How To Get A Singer For Your Track (EDM Topliner, Demo Song)

As it turns out, I've acquired some experience in this area of music producing! Let's say you've got the hit song ready, the beat is there, the backbone of the thing fully-formed. You show the song to your friends and family, submit it to record labels...and they all say the same thing. "It's great, but it needs vocals." 

That's where I, the vocalist, come in! Now, if you're reading this you're already well on your way to finding the right singer for your song...all you need to do is contact me and we can get started. ;)

But let's say you're looking for a male vocalist, or you have a very specific sound in mind for the track. Thanks to the internet, there are a few really great places you can find vocals:

  • <-- I've worked with Vocalizr practically since it's inception and I personally recommend this site as the top site to find vocalists. It has this great feature where you can host a 'Contest' and have singers record vocal demos ON your song, so you can hear exactly what it will sound like on the track before you select the singer. Brilliant. 
  • <-- Also an extremely reliable collection of professional vocalists to choose from.
  • <-- Like Vocalizr, you've got a huge variety of singers to choose from (even including some youtube celebrities!)

Then there's my favorite method of finding vocalists: reaching out to the voice you want. 
Note: I'm not talking about e-mailing Ariana Grande or Daya. That's a waste of time. HOWEVER, say you hear a singer on a track you like and you think their voice would fit your song. Reach out! Do some detective work and find their website, Soundcloud, Facebook, and send them a message. I've gotten the bulk of my jobs from Producers simply sending me an e-mail. 


Once you've found the vocalist you want and you're ready reach out, do yourself a favor and pay close attention to these guidelines. It will save you and the vocalist a LOT of trouble and potential misunderstanding. 

Producers, PLEASE DO:

  1. Be upfront. Provide a link to the song and ALWAYS include whether you are looking to pay the singer or if you're strictly looking for a collaboration (50/50% split of royalties.) Get all of the logistics worked out with the singer before they start doing any work, that way you both know what's expected of each other.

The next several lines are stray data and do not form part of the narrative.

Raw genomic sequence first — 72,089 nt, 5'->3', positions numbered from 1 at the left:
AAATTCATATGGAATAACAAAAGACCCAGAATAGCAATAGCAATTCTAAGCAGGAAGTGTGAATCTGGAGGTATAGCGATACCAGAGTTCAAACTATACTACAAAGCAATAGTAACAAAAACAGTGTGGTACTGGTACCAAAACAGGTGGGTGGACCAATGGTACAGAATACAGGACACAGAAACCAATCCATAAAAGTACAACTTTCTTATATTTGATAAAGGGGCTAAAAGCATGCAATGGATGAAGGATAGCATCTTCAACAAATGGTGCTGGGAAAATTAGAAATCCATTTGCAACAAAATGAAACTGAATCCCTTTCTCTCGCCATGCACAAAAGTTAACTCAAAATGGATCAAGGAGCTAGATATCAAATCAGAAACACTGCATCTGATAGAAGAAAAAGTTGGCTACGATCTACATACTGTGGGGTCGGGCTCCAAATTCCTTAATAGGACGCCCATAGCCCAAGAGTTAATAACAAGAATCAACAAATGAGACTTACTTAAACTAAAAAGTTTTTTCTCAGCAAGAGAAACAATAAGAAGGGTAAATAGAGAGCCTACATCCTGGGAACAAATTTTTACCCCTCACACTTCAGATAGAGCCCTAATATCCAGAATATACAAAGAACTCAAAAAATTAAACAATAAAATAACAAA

For example: Will the song include 'ft. Tara Louise' in the title? Is there a deadline for the vocals to be done? When will payment be sent? Half before and half when completed?)
  2. Pay when you say you're going to pay. There is nothing worse than finishing a project and expecting payment to cover my rent check, when the Producer suddenly stops answering my e-mails. Treat vocals like you would any other professional business exchange and you'll both be happy.

Here's an example of a well-composed e-mail I've received: 

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Producers, DO NOT:

  1. Put off mentioning that you don't have any money and can't pay the singer. It will come out eventually and the vocalist will be very upset that they put in work for nothing. Lots of singers are willing to work for free and you can find them, but do not assume that a singer will volunteer their time to you!
  2. Do not send an e-mail that says only, "Hey, here's my track." 
  3. Don't get mad when a vocalist charges money for their service. A lot of us are professionals making a living with our voices. You wouldn't get angry at a chef charging to prepare your meal, so don't get mad when a singer is charging for the hours it takes to perfect a vocal for you. Common sense, yeah?

With all that, you're ready to find the right vocalist that will take your song over the top! I wish you the best of luck. 

Tara Louise
Demo Singer & EDM Topliner